All I really want for the time being is the dedicated little small form factor PC I have set up, as the web browser/email client... and I intend to keep that 'well protected' update with security service packs and so forth.... really just so as to 'slash down' my maintenance effort/time and not have to go around patching everything all the time... spent most of Easter weekend rectifying even one little small form factor pc! : ) But at least the problem was contained there...


How would you rate firewalls in importance Greg? I mean, from the point of view of fighting off this like Lovsan.A? Or newer variants always coming up... I mean, from the point of view of a laptop system say, which is used the odd time to send/download mail or just browse...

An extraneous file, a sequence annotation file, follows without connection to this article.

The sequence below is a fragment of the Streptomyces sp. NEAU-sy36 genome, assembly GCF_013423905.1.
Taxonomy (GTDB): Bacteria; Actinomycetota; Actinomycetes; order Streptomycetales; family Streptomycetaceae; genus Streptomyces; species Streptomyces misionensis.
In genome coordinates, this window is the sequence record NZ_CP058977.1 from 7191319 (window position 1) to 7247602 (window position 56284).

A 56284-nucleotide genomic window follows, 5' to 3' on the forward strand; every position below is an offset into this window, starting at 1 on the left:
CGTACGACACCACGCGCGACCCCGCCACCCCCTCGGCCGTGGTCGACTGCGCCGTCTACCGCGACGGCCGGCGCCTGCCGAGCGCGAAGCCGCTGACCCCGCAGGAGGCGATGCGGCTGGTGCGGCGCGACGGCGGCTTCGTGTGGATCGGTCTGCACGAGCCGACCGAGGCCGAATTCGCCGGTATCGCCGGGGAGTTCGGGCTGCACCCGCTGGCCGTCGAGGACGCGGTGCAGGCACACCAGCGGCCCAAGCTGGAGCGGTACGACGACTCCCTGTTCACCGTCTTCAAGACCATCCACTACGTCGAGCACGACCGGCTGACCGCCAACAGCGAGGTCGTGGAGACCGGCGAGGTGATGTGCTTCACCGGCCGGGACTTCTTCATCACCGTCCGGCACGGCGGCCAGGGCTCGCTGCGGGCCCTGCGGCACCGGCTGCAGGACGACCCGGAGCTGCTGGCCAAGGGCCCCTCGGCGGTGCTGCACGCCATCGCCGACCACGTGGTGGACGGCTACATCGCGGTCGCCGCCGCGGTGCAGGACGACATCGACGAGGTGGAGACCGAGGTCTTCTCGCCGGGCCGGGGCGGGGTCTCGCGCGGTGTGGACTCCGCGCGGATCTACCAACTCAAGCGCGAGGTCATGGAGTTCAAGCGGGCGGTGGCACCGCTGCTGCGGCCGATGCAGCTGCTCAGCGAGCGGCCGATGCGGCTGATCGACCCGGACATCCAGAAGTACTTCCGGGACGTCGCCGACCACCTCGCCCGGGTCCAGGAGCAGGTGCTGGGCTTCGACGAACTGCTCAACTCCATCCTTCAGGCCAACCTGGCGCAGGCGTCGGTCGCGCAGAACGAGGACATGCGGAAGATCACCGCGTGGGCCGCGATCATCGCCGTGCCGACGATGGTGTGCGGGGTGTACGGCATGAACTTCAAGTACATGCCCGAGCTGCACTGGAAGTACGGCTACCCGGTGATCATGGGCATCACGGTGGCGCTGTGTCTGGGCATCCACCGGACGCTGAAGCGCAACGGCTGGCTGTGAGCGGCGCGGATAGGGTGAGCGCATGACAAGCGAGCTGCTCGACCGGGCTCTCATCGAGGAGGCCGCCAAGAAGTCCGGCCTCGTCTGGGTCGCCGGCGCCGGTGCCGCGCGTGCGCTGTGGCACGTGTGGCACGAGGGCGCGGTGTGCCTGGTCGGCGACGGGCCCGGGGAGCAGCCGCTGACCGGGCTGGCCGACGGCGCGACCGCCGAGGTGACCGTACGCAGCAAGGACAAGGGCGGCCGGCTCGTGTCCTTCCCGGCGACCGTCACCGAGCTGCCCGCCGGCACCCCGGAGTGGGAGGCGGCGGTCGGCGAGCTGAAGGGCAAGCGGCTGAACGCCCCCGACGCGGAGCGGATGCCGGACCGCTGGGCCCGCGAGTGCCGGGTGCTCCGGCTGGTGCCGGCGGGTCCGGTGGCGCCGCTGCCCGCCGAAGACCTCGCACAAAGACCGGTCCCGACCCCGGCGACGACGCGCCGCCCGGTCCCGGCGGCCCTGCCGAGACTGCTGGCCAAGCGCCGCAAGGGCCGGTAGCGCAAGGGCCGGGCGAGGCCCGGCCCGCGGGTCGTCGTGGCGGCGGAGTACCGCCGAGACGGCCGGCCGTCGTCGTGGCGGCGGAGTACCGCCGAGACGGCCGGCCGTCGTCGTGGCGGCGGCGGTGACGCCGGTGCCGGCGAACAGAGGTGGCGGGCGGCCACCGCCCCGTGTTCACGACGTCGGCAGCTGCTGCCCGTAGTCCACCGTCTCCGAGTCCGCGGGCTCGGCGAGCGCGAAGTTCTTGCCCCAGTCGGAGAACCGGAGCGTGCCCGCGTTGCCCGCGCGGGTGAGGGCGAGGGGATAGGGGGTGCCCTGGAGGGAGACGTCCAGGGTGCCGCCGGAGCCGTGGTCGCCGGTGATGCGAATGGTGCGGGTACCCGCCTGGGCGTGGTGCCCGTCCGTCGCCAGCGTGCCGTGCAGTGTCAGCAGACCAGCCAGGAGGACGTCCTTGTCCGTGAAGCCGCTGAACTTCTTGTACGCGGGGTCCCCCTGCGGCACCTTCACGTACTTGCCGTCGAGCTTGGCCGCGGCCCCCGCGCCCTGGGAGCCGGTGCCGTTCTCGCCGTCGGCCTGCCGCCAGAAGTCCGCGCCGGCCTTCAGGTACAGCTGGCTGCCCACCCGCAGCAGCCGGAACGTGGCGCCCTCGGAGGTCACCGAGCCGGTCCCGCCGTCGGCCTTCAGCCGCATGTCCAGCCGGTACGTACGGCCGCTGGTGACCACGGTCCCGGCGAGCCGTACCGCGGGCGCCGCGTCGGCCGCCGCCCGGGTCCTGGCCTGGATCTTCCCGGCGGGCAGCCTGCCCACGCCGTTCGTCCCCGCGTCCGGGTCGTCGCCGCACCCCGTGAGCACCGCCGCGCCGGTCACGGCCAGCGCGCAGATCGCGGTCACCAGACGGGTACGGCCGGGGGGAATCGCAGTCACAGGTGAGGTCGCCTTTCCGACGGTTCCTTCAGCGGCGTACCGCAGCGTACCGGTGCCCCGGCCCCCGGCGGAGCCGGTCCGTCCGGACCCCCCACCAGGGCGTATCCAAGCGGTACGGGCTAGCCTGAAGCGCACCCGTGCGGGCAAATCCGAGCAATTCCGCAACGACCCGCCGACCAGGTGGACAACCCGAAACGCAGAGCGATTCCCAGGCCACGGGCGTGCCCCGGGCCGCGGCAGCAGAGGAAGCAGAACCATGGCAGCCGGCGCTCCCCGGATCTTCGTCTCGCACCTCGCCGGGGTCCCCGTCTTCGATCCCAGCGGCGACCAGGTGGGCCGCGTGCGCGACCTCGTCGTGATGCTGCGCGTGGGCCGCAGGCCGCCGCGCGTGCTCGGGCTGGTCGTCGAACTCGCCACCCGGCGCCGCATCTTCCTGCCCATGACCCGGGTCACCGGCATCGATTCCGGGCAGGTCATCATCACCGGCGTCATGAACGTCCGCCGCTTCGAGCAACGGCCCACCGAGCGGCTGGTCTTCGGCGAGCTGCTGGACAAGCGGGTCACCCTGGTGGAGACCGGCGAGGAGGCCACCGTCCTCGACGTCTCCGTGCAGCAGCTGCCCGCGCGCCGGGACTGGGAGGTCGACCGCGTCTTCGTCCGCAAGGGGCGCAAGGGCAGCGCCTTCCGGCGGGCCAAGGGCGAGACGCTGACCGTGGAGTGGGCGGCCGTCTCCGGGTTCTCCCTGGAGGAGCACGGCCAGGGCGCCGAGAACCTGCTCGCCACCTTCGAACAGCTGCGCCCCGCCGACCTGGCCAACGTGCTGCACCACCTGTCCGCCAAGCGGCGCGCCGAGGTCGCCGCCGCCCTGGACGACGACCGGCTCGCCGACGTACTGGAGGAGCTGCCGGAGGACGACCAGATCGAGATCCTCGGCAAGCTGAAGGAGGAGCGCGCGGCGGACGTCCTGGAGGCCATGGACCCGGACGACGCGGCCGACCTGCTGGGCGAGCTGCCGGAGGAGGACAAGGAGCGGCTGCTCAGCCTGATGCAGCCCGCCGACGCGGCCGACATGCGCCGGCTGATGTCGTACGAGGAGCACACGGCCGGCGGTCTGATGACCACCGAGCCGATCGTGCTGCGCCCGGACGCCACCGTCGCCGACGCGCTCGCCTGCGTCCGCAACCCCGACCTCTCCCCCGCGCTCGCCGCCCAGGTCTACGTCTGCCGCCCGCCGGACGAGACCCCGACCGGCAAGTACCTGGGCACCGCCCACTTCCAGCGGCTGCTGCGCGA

You see the web part of my business is a very small one at the moment... but I would still like to learn how to 'do it all right', right from the beginning as it were... then I would know what should done myself, to ensure a system is as secure as I can reasonably make it... and I could get a very good idea in terms of minutes/hours spent making this so on a single system.


I am presently studying through all the e-security tutorials and stuff at microsoft's site and symantec's one too... so I am gradually getting myself familiar with the territory... but in fairness, gone are the days, when I could just ignore all of this.. the blaster worm incident over the weekend just highlighted to me, just how relaxed I had been to date.


I remember you complaining about this during the Blaster Worm times in summer 2003... I must search down through the forums here though... this is probably dealt with before.





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Just read this over at MicroSoft for people who have business/home laptops which are trully portable between home and office.... required to have a hardware firewall at home...


Hardware Firewalls